# Is floating point math broken?

## Is floating point math broken?

Consider the following code:

```
0.1 + 0.2 == 0.3 -> false
```

`0.1 + 0.2 -> 0.30000000000000004`

Why do these inaccuracies happen?

1 Answer

192 Views

Gorden Linoff
Punditsdkoslkdosdkoskdo

Consider the following code:

```
0.1 + 0.2 == 0.3 -> false
```

`0.1 + 0.2 -> 0.30000000000000004`

Why do these inaccuracies happen?

Binary floating point math is like this. In most programming languages, it is based on the IEEE 754 standard. JavaScript uses 64-bit floating point representation, which is the same as Java's `double`

. The crux of the problem is that numbers are represented in this format as a whole number times a power of two; rational numbers (such as `0.1`

, which is `1/10`

) whose denominator is not a power of two cannot be exactly represented.

For `0.1`

in the standard `binary64`

format, the representation can be written exactly as

`0.1000000000000000055511151231257827021181583404541015625`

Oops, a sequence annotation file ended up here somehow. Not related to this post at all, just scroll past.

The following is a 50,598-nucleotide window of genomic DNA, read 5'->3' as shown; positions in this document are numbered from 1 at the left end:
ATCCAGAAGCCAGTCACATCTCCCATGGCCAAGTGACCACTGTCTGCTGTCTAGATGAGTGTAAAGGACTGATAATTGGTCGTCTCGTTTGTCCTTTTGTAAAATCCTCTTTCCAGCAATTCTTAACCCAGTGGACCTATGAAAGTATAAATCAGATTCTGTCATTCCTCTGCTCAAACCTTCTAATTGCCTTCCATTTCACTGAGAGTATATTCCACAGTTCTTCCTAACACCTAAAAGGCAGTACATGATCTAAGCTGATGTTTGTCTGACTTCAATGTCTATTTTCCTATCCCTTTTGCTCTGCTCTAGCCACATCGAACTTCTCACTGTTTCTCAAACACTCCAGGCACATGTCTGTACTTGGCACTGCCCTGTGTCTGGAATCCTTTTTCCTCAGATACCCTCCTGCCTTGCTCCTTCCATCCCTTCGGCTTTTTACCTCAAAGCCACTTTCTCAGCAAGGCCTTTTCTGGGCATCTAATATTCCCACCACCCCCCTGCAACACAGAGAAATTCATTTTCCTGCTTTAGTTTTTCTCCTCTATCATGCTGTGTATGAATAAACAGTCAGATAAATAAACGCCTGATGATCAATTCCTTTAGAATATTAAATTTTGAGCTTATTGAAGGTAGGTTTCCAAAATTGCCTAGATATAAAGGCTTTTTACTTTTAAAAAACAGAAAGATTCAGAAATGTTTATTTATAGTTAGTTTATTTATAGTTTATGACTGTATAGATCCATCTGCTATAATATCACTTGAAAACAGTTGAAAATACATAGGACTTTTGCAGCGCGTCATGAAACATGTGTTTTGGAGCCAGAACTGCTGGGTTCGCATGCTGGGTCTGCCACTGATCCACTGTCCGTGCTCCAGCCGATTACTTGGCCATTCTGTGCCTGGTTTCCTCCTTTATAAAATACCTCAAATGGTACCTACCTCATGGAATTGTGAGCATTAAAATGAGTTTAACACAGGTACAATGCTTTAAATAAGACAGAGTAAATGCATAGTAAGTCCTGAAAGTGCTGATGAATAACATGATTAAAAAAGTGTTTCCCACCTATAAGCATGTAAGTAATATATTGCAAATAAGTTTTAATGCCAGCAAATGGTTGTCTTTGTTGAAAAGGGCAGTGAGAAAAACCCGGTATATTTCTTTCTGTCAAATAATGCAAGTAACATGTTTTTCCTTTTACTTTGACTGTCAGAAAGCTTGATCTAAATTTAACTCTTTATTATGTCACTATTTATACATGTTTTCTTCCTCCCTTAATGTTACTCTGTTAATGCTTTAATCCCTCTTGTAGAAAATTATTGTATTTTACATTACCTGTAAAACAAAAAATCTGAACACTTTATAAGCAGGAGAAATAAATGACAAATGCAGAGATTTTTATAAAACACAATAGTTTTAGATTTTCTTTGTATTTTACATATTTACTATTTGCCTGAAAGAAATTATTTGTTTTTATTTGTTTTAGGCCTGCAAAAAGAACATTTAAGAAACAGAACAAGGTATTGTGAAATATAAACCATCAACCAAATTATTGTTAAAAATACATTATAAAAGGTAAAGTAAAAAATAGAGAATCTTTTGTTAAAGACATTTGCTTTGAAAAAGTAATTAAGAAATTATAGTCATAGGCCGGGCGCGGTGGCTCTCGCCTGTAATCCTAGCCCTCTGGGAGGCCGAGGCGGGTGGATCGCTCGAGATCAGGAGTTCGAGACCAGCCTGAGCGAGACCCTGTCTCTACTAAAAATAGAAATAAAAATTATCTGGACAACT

in decimal, or`0x1.999999999999ap-4`

in C99 hexfloat notation.

In contrast, the rational number `0.1`

, which is `1/10`

, can be written exactly as

`0.1`

in decimal, or`0x1.99999999999999...p-4`

in an analogue of C99 hexfloat notation, where the`...`

represents an unending sequence of 9's.

The constants `0.2`

and `0.3`

in your program will also be approximations to their true values. It happens that the closest `double`

to `0.2`

is larger than the rational number `0.2`

but that the closest `double`

to `0.3`

is smaller than the rational number `0.3`

. The sum of `0.1`

and `0.2`

winds up being larger than the rational number `0.3`

and hence disagreeing with the constant in your code.

A fairly comprehensive treatment of floating-point arithmetic issues is *What Every Computer Scientist Should Know About Floating-Point Arithmetic*. For an easier-to-digest explanation, see floating-point-gui.de.